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Black History Month: One of City's 1st African-American Firefighters Rose Through the Ranks 

Luther Bradley, 89, was one of the first African-Americans hired by the Fire Department in 1952. He served 36 years and rose to the rank of Deputy Chief.
Luther Bradley, 89, was one of the first African-Americans hired by the Fire Department in 1952. He served 36 years and rose to the rank of Deputy Chief.


As a young man, Luther Bradley never envisioned how his life and career would unfold.

Then in 1952, an opportunity at the Knoxville Fire Department presented itself. Mayor George Dempster decided to hire African-American firefighters for the first time.

Bradley and 10 other African-American men were hired and trained for Fire Department duties. The firefighters, housed at the Engine Company No. 4 fire station in East Knoxville, started battling fires and protecting families on Aug. 6, 1952, after only about a month of training.

Luther Bradley as a young firefighter“I never, in my early years, dreamed of becoming a fireman,” says Bradley, who made firefighting his career.

He served as captain and later was assigned as the fire inspector for the Fire Prevention Bureau. Seven years after his promotion to fire inspector, he became assistant chief in charge of the bureau. Then in 1980, Luther Bradley was promoted to Deputy Chief and Fire Marshal.

He was born on Aug. 2, 1927, in Knoxville to Roy Bradley and Alma Hardin Bradley. Luther Bradley married Harriet E. Lee in 1948, and they have five children together. Prior to becoming a firefighter, he'd worked as a brick mason and had to travel to find work because masonry jobs in Knoxville were limited at the time.

“The most rewarding aspect of my job was that the job provided for my family of seven, my wife and five kids,” he says.

​Throughout this month, City Blog has highlighted the achievements of several African-American leaders, focusing on political pioneers in the City's history and City employees who led integration efforts. Luther Bradley was one of those key historical figures - starting off in a segregated fire hall before earning promotions and helping KFD become more welcoming to minority firefighters.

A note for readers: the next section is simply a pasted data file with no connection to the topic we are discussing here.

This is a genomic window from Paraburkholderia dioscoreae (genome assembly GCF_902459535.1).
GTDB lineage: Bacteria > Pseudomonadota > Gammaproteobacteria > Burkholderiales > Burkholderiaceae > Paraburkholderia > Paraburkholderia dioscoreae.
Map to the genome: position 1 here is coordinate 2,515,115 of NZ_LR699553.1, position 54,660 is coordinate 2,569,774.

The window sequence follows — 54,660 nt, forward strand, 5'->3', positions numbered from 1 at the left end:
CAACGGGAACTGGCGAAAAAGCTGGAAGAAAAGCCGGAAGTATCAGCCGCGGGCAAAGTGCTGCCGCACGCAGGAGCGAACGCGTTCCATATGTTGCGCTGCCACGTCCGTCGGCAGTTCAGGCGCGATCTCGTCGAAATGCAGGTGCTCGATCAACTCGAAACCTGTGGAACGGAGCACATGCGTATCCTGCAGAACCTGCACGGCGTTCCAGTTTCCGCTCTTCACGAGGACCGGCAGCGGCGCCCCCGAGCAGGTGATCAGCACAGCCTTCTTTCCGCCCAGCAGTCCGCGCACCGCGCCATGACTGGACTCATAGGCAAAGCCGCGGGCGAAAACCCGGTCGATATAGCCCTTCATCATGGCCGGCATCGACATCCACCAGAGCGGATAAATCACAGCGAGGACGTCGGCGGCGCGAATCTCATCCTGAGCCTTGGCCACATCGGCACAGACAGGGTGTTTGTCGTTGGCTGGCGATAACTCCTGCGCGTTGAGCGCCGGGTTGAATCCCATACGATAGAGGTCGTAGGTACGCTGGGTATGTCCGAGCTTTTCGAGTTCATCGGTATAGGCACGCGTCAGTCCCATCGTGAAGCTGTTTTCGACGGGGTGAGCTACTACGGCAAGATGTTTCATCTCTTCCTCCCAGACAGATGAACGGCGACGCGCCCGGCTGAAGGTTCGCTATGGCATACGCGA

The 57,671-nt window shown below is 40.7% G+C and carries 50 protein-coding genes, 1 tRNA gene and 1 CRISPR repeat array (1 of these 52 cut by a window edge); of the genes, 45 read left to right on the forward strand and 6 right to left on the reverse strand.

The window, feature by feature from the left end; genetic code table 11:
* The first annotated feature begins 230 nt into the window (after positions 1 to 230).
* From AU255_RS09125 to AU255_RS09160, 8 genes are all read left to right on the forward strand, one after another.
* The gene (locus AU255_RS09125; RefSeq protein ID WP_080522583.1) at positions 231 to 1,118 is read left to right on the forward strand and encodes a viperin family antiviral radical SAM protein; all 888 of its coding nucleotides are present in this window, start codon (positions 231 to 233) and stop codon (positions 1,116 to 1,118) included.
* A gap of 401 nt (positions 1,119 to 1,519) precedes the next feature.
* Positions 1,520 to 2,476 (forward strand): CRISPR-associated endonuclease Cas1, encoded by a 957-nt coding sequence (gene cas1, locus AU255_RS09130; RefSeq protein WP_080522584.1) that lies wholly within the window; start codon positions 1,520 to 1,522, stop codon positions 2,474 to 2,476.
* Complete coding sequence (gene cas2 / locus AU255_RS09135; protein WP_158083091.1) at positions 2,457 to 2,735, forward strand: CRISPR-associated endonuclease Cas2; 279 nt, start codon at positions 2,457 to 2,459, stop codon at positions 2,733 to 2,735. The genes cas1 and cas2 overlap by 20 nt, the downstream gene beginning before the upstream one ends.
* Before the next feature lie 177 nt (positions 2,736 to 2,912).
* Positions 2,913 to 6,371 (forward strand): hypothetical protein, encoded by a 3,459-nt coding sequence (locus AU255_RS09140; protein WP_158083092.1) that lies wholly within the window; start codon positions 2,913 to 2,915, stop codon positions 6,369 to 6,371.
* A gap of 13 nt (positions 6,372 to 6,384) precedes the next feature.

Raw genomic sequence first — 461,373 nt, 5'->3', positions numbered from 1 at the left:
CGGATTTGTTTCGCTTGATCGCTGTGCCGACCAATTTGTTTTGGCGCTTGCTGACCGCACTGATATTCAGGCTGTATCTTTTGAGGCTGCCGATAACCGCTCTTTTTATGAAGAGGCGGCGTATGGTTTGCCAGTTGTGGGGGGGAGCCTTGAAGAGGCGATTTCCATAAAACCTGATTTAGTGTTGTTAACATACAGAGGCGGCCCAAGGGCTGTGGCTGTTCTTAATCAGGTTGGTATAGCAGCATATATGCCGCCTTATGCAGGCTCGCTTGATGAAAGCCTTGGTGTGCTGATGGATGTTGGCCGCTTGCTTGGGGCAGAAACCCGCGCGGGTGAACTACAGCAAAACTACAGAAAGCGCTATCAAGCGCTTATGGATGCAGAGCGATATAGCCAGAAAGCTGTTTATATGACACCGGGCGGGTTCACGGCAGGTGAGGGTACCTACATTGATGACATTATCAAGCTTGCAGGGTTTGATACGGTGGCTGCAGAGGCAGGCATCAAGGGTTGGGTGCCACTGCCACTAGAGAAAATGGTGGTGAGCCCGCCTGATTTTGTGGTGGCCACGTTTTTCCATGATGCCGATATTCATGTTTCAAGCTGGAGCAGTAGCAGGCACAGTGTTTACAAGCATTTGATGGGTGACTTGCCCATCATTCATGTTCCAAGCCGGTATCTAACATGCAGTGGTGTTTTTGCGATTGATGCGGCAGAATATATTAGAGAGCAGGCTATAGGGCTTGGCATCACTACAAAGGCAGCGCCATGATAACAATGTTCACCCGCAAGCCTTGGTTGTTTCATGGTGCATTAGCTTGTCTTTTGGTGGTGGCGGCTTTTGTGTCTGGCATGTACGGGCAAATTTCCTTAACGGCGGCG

In 1952, the men assigned to Engine Co. No. 4 were segregated from other fire companies. That continued until 1965, when the African-Americans staffing the East Knoxville fire station were relocated to other stations throughout Knoxville as part of efforts to integrate the Fire Department.

Mayor Dempster hired the City's first African-American firefighters in 1952.

Bradley attributes the slow integration of the Knoxville Fire Department to the existence of Jim Crow laws and society-wide segregation during the 1950s and early 1960s. But he did his part - by setting an example as a firefighter and by participating in the Civil-Rights Movement - to nudge progress in Knoxville. During his career, Bradley helped recruit other African-Americans to become firefighters.

Luther Bradley served the Knoxville community as a firefighter for more than 36 years. He retired on Dec. 31, 1988.

-Communications intern Beverly Banks

Luther Bradley served many roles with the Fire Department in his 36-year career.

Luther Bradley stores his protective firefighting clothing and helmets as a reminder of his years with the Knoxville Fire Department.
Luther Bradley stores his protective firefighting clothing, boots, helmets and other memorabilia as a reminder of his years with the Knoxville Fire Department.

Luther Bradley's lifetime of public service has been recognized by the City and by various community groups.
​Luther Bradley's lifetime of public service has been recognized by the City and by various community groups.

Luther Bradley's badges tell the story of a distinguished 36-year career. He rose through the ranks to serve as a Deputy Chief.
Luther Bradley's badges tell the story of a distinguished 36-year career. He rose through the ranks to serve as Deputy Chief.

Posted by evreeland On 28 February, 2017 at 3:17 PM